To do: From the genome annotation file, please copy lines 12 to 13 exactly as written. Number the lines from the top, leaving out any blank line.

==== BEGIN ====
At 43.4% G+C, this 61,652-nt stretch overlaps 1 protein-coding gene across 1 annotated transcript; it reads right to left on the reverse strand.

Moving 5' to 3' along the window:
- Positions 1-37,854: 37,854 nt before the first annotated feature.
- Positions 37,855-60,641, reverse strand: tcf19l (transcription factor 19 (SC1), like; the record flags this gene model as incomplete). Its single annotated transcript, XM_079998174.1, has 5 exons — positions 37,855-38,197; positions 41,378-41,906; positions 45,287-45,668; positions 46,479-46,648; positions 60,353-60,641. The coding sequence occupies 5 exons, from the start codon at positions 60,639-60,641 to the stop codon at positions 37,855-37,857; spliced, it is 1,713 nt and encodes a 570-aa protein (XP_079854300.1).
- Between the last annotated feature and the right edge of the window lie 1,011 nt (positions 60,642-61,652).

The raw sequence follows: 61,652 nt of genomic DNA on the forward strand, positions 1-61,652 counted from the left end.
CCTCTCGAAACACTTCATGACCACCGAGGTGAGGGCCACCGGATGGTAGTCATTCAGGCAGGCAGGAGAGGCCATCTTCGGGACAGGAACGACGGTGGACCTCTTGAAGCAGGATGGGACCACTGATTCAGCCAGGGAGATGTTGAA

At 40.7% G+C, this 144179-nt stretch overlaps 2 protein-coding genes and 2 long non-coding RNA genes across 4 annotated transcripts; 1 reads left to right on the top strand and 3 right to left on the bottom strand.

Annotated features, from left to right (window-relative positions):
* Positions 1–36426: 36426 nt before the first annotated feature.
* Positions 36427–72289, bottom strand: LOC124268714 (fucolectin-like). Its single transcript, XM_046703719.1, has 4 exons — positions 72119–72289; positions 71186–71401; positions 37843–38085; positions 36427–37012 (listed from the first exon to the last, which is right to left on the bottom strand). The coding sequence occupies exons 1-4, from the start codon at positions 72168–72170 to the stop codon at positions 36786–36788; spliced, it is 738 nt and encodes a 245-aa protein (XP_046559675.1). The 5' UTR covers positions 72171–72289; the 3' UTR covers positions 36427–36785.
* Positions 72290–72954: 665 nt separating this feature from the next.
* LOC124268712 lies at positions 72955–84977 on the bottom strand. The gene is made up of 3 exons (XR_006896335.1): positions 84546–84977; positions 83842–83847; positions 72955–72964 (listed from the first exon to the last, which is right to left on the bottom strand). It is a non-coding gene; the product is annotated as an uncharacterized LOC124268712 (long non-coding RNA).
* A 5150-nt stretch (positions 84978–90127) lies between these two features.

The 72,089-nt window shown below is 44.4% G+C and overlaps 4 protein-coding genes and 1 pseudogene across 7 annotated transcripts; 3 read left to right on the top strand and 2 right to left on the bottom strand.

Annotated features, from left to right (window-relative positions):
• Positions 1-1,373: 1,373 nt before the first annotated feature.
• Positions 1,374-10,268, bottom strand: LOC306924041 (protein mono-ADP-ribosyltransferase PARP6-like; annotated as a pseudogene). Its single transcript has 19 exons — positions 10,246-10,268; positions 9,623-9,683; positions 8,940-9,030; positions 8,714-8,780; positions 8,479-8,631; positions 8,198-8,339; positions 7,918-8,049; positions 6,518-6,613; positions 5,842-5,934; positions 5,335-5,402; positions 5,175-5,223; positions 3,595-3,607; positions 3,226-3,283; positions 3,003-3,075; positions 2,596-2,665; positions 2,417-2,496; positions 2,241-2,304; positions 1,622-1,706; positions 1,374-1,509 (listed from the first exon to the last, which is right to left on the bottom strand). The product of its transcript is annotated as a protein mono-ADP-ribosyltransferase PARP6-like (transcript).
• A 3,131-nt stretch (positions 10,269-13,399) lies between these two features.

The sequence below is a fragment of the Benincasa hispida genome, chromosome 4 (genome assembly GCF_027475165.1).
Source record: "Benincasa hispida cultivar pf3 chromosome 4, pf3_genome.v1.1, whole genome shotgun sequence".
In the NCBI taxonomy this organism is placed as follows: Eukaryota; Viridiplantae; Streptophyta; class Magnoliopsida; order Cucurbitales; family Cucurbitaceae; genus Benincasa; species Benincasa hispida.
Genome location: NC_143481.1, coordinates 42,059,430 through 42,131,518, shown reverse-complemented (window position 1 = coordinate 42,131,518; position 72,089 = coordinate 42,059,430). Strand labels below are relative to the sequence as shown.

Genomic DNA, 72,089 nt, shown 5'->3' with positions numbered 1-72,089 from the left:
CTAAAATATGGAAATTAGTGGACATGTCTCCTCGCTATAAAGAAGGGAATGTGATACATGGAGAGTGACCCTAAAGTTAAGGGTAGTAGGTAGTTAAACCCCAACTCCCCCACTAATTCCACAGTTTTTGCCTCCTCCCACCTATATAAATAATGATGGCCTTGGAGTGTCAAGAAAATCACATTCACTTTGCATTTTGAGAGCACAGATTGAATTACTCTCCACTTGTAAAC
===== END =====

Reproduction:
* Positions 72290–72954: 665 nt separating this feature from the next.
* LOC124268712 lies at positions 72955–84977 on the bottom strand. The gene is made up of 3 exons (XR_006896335.1): positions 84546–84977; positions 83842–83847; positions 72955–72964 (listed from the first exon to the last, which is right to left on the bottom strand). It is a non-coding gene; the product is annotated as an uncharacterized LOC124268712 (long non-coding RNA).